“There is no perfect test, that’s the trouble, everything is a compromise” said Jo Martin, professor of pathology at Queen Mary University of London. “You have to know its limitations when you take it.”

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'It’s more than sport – every day we are fighting for our rights to be equal’




French pro basketball player and podcaster Diandra Tchatchouang on her role beyond the court

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Emily Dean on how allyship amplifies the female experience on film




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When I was six years old, I decided to be an artist. When I was 12, I decided to be a filmmaker. And instead of saying no, you can’t do that, or it’s not possible, my mum bought me a video camera.

After several years of working in the industry, I’m working with a female director for the first time. And it’s been such a gratifying experience. Women express leadership in different ways. Maybe you don’t have to be the loudest person in the room. But you can have great ideas.

And the best thing about being mentored by women and being a mentor to women is that make friends with women.

There’s something so powerful the women coming alongside other women, especially in a group setting. Because it means that you can and back each other up. You can support each other’s decisions, and you can amplify each other’s voices.

It’s about seeing yourself in your work. Seeing some part of yourself reflected is really gratifying. It’s also important that we speak up for female characters. I want to see girls and women on screen who have the whole cacophony of experience of what it’s like to be female.

I want to see their flaws. I want to feel their struggles. I want to see their joy. That is so important to making a character feel real. And it took me a little while to settle into myself and realise, if the characters I like to come up with are not your everyday run of the mill characters you see in animation, that’s fine. Because this is who I am.

When you walk into a story room, when you’re working on a film, you have to leave your ego at the door. I think that can be interpreted like keep your ego out of the work. But I’d also say for women who are maybe more shy that leaving your ego at the door means you walk in. And your job is to focus on what’s best for the story and for the film.

The story needs you. The film needs you, and it needs your best ideas. It won’t thrive unless you speak up.

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Crimea ‘water war’ opens new front in Russia-Ukraine conflict




When a cyclone drenched Crimea in rainfall last month, rivers burst their banks and thousands of people in the Russia-annexed peninsula had to be evacuated from the floods.

The silver lining to the deluge was that the rains also filled Crimea’s depleted reservoirs, temporarily alleviating a crisis brought on by an extended drought and a Ukrainian blockade of the Soviet-built canal that previously provided up to 85 per cent of the peninsula’s water supplies.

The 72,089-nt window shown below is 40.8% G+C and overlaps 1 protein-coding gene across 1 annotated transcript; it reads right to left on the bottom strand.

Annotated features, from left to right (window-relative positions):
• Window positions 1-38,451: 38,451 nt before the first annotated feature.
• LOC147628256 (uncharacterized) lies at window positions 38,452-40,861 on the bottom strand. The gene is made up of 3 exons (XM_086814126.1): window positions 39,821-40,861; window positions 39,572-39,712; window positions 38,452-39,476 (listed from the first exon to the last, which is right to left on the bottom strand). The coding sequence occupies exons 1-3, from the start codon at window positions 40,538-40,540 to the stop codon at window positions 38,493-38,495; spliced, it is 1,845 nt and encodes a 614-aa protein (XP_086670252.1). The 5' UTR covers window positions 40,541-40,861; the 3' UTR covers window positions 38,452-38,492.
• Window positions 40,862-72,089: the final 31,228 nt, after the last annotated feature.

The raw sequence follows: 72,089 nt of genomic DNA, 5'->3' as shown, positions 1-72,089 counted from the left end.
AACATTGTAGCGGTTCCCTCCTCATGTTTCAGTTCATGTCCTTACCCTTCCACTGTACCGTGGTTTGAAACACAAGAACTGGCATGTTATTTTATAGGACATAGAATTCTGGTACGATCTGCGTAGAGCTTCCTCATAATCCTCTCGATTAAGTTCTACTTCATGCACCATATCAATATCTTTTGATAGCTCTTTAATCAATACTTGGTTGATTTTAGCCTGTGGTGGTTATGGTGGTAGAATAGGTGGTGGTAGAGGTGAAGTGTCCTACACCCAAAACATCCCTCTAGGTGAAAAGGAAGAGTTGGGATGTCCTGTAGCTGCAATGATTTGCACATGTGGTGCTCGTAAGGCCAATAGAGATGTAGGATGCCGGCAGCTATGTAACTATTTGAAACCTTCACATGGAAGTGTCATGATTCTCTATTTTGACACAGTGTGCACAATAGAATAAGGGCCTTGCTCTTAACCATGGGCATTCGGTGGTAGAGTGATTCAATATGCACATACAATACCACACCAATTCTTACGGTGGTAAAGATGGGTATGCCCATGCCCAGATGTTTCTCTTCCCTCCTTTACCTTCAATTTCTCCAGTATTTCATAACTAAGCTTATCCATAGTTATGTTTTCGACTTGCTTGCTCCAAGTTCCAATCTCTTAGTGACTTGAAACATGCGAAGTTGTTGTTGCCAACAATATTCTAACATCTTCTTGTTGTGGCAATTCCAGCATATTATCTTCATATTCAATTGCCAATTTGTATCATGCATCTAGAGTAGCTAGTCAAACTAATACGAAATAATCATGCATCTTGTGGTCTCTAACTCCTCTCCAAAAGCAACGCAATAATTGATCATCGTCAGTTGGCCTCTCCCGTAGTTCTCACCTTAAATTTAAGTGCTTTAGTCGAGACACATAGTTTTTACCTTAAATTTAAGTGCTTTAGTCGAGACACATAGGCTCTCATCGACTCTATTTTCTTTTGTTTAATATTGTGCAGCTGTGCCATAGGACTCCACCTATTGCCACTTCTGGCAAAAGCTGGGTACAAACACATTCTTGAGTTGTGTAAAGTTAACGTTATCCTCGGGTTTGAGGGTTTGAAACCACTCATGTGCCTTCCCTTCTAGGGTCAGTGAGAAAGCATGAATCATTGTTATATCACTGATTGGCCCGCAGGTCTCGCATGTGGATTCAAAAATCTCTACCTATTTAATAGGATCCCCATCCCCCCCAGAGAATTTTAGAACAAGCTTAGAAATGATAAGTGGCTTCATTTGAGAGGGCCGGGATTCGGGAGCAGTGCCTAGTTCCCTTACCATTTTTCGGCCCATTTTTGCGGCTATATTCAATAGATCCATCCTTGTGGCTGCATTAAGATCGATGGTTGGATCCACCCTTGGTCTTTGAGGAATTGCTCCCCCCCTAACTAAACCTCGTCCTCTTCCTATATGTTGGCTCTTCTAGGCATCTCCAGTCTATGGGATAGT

Moscow’s struggle to supply Crimea’s 2.4m residents with fresh water has become a flashpoint in an undeclared war, seven years after Russian troops seized Crimea from Ukraine. An even longer conflict between Kyiv and Russian-backed separatists in eastern Ukraine has claimed more than 14,000 lives.

Russia has accused Ukraine of “genocide” over the building of a concrete dam across the North Crimean Canal, in addition to the existing sandbag and earth dam that was built in 2014. Kyiv fears that Moscow is plotting a military incursion to secure water flows from the nearby Dnipro river.

Coupled with surging food prices and international isolation because of western sanctions, the water shortages threaten to undermine President Vladimir Putin’s promise of a better life for Crimeans under Russian rule.

Though state-run pollsters claim Putin remains more popular in Crimea than on average across Russia, the patriotic fervour that sent his approval ratings to record levels after the 2014 annexation has long since subsided.

Map showing Ukraine and the North Crimean Canal, Crimea

“The water reserves and fields have dried up,” said Viktor, 47, a Crimean who regularly travels to Ukraine for work. “Each year it’s getting worse and worse. We didn’t have this problem before annexation,” he said, adding that most Crimeans blamed Ukraine for the crisis.

A $3.7bn bridge across the Kerch Strait linking Crimea with mainland Russia has become a conduit for trucks ferrying water for locals to take away in plastic containers. Popular Black Sea tourist resorts can turn on their taps for just a few hours a day during peak droughts, while the canal has filled with grass and weeds.

Crimea’s agricultural output has fallen owing to a lack of irrigation, making it all but impossible to grow water-intensive crops such as rice.